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A guide to HMRC late filing penalties, penalty appeals and reasonable excuses

4-minute read

Simply Business Editorial Team

14 January 2021

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We all do our best to avoid it, but sometimes small businesses and the self-employed can end up with a penalty from HMRC.

HMRC penalties can be expensive and stressful – but, thankfully, sometimes they can be appealed. If you have a reasonable excuse, your penalty may be amended or waived after an appeal.

Why might I get an HMRC penalty?

It’s important to understand the common mistakes that can lead to a penalty. Reasons HMRC might issue a penalty include:

  • inaccuracies or errors on your return
  • filing a late tax return
  • late payment
  • failing to keep adequate records

Avoiding HMRC penalties – dates to stay on top of

You need to register for Self Assessment by 5 October – read our guide on how to register and complete your Self Assessment if you’re unsure of what you need to do.

The deadline for filing your tax return is 31 October for paper forms and 31 January for online returns. You must pay your tax bill by 31 January.

Self Assessment late filing penalties

How long since the deadline?Penalty
One day£100
Three months£10 for each additional day, up to 90 days – plus the previous penalty
Six monthsWhichever is higher of £300 or 5 per cent of the tax you owe – plus the previous penalties
12 monthsAn additional £300 or 5 per cent of the tax you owe – or, in some circumstances, 100 per cent of the tax you owe

Self Assessment late payment penalties

You’ll have to pay a penalty, plus interest, if you pay your tax bill late. If you miss a deadline you must contact HMRC as soon as possible. Use this tool on gov.uk to estimate your penalty if you don’t pay.

Company Tax Return late filing penalties

If you’re a limited company, your Corporation Tax return is due 12 months after the end of the accounting period it covers, and the deadline to pay your Corporation Tax bill is usually nine months and one day after the end of your accounting period.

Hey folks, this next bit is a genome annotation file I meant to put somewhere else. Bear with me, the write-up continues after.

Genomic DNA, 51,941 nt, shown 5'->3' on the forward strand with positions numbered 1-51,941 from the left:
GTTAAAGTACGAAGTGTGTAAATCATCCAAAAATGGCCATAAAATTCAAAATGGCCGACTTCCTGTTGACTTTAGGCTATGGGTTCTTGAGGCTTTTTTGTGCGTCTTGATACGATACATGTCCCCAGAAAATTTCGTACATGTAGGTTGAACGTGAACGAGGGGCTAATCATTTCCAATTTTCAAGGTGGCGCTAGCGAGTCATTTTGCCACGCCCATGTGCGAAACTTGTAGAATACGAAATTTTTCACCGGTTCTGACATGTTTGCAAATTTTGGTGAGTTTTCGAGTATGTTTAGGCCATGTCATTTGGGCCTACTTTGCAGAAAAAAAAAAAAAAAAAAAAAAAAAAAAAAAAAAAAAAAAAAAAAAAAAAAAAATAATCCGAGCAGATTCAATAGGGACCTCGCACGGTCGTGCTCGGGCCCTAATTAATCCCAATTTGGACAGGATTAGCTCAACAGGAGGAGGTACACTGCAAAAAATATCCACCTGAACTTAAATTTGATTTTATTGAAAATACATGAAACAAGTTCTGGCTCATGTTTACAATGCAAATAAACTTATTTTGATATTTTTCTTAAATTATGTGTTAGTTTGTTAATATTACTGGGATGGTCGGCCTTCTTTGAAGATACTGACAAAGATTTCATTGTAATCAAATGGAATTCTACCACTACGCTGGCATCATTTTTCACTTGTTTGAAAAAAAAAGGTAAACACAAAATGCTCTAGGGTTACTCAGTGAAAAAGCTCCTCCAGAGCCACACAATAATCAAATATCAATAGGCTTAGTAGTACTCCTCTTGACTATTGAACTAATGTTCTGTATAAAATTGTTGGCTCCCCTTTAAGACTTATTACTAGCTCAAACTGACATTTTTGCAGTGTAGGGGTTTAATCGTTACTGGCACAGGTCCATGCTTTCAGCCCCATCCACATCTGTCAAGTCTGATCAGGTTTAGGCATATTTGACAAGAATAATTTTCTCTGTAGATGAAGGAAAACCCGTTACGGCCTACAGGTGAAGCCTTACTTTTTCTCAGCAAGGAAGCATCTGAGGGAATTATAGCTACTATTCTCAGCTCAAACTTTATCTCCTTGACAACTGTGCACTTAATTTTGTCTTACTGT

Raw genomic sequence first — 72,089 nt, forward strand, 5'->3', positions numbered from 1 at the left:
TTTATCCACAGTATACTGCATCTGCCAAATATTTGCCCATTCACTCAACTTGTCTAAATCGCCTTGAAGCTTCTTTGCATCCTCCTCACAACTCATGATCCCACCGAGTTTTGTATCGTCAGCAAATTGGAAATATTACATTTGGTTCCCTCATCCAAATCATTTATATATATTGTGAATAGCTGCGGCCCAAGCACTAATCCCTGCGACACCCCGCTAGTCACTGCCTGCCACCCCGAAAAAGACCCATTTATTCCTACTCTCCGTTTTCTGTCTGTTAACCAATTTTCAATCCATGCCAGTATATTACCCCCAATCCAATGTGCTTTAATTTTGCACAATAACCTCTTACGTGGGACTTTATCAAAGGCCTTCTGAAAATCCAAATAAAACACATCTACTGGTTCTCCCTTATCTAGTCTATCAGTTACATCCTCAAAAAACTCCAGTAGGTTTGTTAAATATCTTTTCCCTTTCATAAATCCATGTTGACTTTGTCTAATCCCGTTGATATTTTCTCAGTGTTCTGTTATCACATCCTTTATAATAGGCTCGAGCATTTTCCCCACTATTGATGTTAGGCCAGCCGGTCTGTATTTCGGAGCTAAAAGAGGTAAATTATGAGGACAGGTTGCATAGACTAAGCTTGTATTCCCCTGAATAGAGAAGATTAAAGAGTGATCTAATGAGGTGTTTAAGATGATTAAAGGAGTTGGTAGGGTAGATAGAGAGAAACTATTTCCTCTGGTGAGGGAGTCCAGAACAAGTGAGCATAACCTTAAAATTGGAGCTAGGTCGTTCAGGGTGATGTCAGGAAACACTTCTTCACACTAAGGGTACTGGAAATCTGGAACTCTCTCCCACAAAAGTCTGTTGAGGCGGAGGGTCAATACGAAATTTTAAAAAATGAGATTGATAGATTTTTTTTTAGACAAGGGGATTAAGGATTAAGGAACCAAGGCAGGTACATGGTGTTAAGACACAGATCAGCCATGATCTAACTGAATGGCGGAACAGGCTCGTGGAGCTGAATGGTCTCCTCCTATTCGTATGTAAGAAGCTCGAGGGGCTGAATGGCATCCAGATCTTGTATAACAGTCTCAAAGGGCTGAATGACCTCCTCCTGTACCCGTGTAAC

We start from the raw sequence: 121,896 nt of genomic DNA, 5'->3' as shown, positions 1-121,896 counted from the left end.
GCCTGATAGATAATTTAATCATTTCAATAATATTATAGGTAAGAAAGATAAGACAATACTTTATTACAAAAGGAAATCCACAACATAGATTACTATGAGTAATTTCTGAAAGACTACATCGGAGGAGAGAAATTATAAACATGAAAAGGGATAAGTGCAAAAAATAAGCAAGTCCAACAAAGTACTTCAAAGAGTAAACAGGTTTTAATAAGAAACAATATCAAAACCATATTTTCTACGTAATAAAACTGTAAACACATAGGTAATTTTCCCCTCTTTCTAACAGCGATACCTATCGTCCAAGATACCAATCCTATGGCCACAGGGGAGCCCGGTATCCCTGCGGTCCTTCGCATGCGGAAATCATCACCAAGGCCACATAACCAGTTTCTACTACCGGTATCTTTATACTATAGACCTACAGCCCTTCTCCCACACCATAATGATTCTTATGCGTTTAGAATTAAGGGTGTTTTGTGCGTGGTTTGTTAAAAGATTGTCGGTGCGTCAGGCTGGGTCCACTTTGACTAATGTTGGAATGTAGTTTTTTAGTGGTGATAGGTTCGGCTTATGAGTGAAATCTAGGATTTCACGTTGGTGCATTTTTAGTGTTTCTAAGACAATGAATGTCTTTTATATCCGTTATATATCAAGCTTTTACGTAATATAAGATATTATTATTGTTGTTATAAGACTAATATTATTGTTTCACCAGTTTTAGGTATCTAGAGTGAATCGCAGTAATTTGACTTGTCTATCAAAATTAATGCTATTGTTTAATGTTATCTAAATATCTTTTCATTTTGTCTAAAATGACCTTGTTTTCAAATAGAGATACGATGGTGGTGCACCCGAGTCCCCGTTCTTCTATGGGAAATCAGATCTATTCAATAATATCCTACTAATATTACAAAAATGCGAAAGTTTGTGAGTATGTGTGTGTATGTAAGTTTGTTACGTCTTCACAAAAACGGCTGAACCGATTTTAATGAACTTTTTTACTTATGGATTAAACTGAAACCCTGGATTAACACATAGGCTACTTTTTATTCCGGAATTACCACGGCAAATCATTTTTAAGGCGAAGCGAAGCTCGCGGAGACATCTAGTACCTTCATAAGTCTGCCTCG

How long since the deadline?Penalty
One day£100
Three monthsAnother £100
Six monthsHMRC's estimate of your Corporation Tax bill plus 10 per cent of the unpaid tax
12 monthsAnother 10 per cent of any unpaid tax

Reasonable excuses for filing your tax return late

We all know that sometimes the unexpected happens and life events can send us off course. That’s why HMRC details what it deems a ‘reasonable excuse’ for late filing or payment.

If you receive a penalty, there’s a chance you'll be able to appeal if there were extenuating circumstances that prevented you from filing your tax return on time.

Examples of reasonable excuses include:

  • your partner or another close relative died shortly before the deadline for submitting a tax return or payment
  • you had an unexpected hospital stay that meant you couldn’t meet your obligations
  • you suffered from a serious or life-threatening illness
  • the software you use to complete your returns failed just before the deadline, despite you taking reasonable care to maintain it
  • HMRC experienced technical problems – for example, the Self Assessment portal went down
  • fire, flood, or theft stopped you from completing your return on time
  • your delay was in relation to a disability

Your case will be considered on an individual basis, and HMRC will still want to see that you took reasonable care to meet your tax obligations.

Reasonable excuse and coronavirus